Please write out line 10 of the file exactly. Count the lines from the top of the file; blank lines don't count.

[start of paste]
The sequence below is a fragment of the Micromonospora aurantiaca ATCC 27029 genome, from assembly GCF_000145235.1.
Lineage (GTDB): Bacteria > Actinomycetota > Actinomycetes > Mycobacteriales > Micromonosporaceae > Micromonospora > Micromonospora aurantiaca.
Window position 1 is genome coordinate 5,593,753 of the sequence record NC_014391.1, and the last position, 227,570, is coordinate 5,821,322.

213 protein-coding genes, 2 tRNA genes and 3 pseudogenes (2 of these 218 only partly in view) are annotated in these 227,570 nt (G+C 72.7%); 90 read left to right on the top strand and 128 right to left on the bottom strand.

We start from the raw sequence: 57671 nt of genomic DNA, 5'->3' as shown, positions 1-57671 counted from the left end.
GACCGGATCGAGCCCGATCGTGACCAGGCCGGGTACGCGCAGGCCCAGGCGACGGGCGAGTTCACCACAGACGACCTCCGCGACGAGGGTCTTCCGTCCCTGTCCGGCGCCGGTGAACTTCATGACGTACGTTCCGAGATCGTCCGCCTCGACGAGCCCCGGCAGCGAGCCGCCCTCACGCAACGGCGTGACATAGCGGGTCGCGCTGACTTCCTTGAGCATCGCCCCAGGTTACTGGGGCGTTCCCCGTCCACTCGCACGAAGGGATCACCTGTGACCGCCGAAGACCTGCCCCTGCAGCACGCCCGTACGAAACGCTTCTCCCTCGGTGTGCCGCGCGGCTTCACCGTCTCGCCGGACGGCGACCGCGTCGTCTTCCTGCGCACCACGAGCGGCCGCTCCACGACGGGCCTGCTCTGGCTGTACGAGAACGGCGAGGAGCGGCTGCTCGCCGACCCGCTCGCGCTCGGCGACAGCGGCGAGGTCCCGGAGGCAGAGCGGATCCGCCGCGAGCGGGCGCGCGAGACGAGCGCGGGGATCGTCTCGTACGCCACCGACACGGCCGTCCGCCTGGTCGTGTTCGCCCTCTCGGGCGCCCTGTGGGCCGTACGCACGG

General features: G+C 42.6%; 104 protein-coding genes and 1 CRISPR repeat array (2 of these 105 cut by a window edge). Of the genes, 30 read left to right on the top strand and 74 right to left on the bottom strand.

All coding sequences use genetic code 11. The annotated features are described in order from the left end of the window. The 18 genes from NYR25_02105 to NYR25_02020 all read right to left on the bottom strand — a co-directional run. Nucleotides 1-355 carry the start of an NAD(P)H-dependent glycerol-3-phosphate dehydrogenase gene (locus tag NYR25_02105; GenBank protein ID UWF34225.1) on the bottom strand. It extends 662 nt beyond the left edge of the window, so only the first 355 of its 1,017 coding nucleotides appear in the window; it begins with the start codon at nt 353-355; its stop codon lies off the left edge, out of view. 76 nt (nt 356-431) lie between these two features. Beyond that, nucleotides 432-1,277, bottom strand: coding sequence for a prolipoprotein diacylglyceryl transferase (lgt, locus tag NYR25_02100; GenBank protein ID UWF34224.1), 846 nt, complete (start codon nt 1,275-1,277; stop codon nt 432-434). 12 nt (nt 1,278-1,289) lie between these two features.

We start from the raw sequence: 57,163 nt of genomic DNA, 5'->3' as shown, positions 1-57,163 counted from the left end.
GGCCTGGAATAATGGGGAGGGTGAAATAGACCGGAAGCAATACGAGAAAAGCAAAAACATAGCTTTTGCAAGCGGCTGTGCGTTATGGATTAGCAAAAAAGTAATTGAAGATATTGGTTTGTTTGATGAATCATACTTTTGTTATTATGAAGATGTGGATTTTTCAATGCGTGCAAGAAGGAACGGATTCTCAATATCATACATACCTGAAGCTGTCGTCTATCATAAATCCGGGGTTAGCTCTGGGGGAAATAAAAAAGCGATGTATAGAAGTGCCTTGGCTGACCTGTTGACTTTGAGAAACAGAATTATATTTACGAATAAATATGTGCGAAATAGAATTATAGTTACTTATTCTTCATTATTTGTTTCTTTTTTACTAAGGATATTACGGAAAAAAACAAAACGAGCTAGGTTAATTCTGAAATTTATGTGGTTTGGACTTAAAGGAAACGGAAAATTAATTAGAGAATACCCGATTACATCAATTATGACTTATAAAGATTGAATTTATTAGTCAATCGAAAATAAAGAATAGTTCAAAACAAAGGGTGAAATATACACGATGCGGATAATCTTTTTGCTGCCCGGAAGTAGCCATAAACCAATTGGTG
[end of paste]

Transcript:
GGCCTGGAATAATGGGGAGGGTGAAATAGACCGGAAGCAATACGAGAAAAGCAAAAACATAGCTTTTGCAAGCGGCTGTGCGTTATGGATTAGCAAAAAAGTAATTGAAGATATTGGTTTGTTTGATGAATCATACTTTTGTTATTATGAAGATGTGGATTTTTCAATGCGTGCAAGAAGGAACGGATTCTCAATATCATACATACCTGAAGCTGTCGTCTATCATAAATCCGGGGTTAGCTCTGGGGGAAATAAAAAAGCGATGTATAGAAGTGCCTTGGCTGACCTGTTGACTTTGAGAAACAGAATTATATTTACGAATAAATATGTGCGAAATAGAATTATAGTTACTTATTCTTCATTATTTGTTTCTTTTTTACTAAGGATATTACGGAAAAAAACAAAACGAGCTAGGTTAATTCTGAAATTTATGTGGTTTGGACTTAAAGGAAACGGAAAATTAATTAGAGAATACCCGATTACATCAATTATGACTTATAAAGATTGAATTTATTAGTCAATCGAAAATAAAGAATAGTTCAAAACAAAGGGTGAAATATACACGATGCGGATAATCTTTTTGCTGCCCGGAAGTAGCCATAAACCAATTGGTG